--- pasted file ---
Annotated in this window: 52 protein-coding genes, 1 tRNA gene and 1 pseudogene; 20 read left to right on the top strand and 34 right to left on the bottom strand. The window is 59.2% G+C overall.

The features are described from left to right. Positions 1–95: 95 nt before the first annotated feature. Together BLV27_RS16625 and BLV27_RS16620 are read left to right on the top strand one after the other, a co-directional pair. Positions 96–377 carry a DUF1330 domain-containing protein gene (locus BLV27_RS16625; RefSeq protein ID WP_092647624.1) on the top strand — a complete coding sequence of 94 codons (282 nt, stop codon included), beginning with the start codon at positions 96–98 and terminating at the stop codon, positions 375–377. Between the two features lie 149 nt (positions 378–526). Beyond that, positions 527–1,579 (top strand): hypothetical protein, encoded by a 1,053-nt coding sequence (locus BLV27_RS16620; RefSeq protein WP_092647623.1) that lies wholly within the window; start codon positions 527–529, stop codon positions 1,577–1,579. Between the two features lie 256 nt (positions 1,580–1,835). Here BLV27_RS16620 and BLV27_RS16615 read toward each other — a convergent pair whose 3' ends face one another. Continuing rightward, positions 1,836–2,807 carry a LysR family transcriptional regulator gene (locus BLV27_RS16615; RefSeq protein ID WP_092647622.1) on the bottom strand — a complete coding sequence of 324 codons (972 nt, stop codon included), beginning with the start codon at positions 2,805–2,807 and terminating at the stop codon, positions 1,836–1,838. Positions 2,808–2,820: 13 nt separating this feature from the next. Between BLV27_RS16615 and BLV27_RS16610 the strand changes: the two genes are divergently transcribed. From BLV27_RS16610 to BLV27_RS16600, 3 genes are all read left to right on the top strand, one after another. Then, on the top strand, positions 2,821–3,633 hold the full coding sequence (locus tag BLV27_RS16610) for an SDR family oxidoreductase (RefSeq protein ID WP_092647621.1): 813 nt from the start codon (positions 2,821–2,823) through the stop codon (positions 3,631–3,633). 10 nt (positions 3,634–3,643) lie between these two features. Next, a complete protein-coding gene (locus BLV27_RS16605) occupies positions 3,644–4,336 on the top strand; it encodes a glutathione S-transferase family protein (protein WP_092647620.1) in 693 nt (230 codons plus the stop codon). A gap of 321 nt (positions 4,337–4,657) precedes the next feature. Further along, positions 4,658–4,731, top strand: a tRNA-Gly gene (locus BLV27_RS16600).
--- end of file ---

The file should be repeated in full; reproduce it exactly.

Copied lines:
Annotated in this window: 52 protein-coding genes, 1 tRNA gene and 1 pseudogene; 20 read left to right on the top strand and 34 right to left on the bottom strand. The window is 59.2% G+C overall.

The features are described from left to right. Positions 1–95: 95 nt before the first annotated feature. Together BLV27_RS16625 and BLV27_RS16620 are read left to right on the top strand one after the other, a co-directional pair. Positions 96–377 carry a DUF1330 domain-containing protein gene (locus BLV27_RS16625; RefSeq protein ID WP_092647624.1) on the top strand — a complete coding sequence of 94 codons (282 nt, stop codon included), beginning with the start codon at positions 96–98 and terminating at the stop codon, positions 375–377. Between the two features lie 149 nt (positions 378–526). Beyond that, positions 527–1,579 (top strand): hypothetical protein, encoded by a 1,053-nt coding sequence (locus BLV27_RS16620; RefSeq protein WP_092647623.1) that lies wholly within the window; start codon positions 527–529, stop codon positions 1,577–1,579. Between the two features lie 256 nt (positions 1,580–1,835). Here BLV27_RS16620 and BLV27_RS16615 read toward each other — a convergent pair whose 3' ends face one another. Continuing rightward, positions 1,836–2,807 carry a LysR family transcriptional regulator gene (locus BLV27_RS16615; RefSeq protein ID WP_092647622.1) on the bottom strand — a complete coding sequence of 324 codons (972 nt, stop codon included), beginning with the start codon at positions 2,805–2,807 and terminating at the stop codon, positions 1,836–1,838. Positions 2,808–2,820: 13 nt separating this feature from the next. Between BLV27_RS16615 and BLV27_RS16610 the strand changes: the two genes are divergently transcribed. From BLV27_RS16610 to BLV27_RS16600, 3 genes are all read left to right on the top strand, one after another. Then, on the top strand, positions 2,821–3,633 hold the full coding sequence (locus tag BLV27_RS16610) for an SDR family oxidoreductase (RefSeq protein ID WP_092647621.1): 813 nt from the start codon (positions 2,821–2,823) through the stop codon (positions 3,631–3,633). 10 nt (positions 3,634–3,643) lie between these two features. Next, a complete protein-coding gene (locus BLV27_RS16605) occupies positions 3,644–4,336 on the top strand; it encodes a glutathione S-transferase family protein (protein WP_092647620.1) in 693 nt (230 codons plus the stop codon). A gap of 321 nt (positions 4,337–4,657) precedes the next feature. Further along, positions 4,658–4,731, top strand: a tRNA-Gly gene (locus BLV27_RS16600).